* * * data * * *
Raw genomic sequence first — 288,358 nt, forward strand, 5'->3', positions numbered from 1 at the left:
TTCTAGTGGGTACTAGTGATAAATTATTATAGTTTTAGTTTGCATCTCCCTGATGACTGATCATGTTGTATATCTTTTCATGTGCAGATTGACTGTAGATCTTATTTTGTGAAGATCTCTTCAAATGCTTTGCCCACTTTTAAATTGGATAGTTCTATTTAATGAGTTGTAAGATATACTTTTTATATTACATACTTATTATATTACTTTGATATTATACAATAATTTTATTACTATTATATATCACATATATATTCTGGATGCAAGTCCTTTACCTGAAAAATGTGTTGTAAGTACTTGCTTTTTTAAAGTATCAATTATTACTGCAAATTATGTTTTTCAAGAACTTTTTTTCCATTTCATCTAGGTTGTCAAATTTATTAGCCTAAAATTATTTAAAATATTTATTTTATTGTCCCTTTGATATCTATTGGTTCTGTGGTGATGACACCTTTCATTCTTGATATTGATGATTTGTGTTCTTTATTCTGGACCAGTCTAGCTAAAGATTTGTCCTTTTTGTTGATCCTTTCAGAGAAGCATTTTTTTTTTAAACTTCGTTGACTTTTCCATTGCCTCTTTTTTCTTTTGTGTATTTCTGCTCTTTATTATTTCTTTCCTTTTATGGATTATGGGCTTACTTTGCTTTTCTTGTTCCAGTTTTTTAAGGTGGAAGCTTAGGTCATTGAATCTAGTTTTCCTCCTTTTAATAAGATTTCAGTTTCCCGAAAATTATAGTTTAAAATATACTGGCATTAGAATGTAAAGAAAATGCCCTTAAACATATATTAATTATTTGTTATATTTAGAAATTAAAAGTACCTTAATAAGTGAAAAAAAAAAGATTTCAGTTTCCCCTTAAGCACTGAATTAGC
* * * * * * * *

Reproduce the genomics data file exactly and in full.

Raw genomic sequence first — 288,358 nt, forward strand, 5'->3', positions numbered from 1 at the left:
TTCTAGTGGGTACTAGTGATAAATTATTATAGTTTTAGTTTGCATCTCCCTGATGACTGATCATGTTGTATATCTTTTCATGTGCAGATTGACTGTAGATCTTATTTTGTGAAGATCTCTTCAAATGCTTTGCCCACTTTTAAATTGGATAGTTCTATTTAATGAGTTGTAAGATATACTTTTTATATTACATACTTATTATATTACTTTGATATTATACAATAATTTTATTACTATTATATATCACATATATATTCTGGATGCAAGTCCTTTACCTGAAAAATGTGTTGTAAGTACTTGCTTTTTTAAAGTATCAATTATTACTGCAAATTATGTTTTTCAAGAACTTTTTTTCCATTTCATCTAGGTTGTCAAATTTATTAGCCTAAAATTATTTAAAATATTTATTTTATTGTCCCTTTGATATCTATTGGTTCTGTGGTGATGACACCTTTCATTCTTGATATTGATGATTTGTGTTCTTTATTCTGGACCAGTCTAGCTAAAGATTTGTCCTTTTTGTTGATCCTTTCAGAGAAGCATTTTTTTTTTAAACTTCGTTGACTTTTCCATTGCCTCTTTTTTCTTTTGTGTATTTCTGCTCTTTATTATTTCTTTCCTTTTATGGATTATGGGCTTACTTTGCTTTTCTTGTTCCAGTTTTTTAAGGTGGAAGCTTAGGTCATTGAATCTAGTTTTCCTCCTTTTAATAAGATTTCAGTTTCCCGAAAATTATAGTTTAAAATATACTGGCATTAGAATGTAAAGAAAATGCCCTTAAACATATATTAATTATTTGTTATATTTAGAAATTAAAAGTACCTTAATAAGTGAAAAAAAAAAGATTTCAGTTTCCCCTTAAGCACTGAATTAGC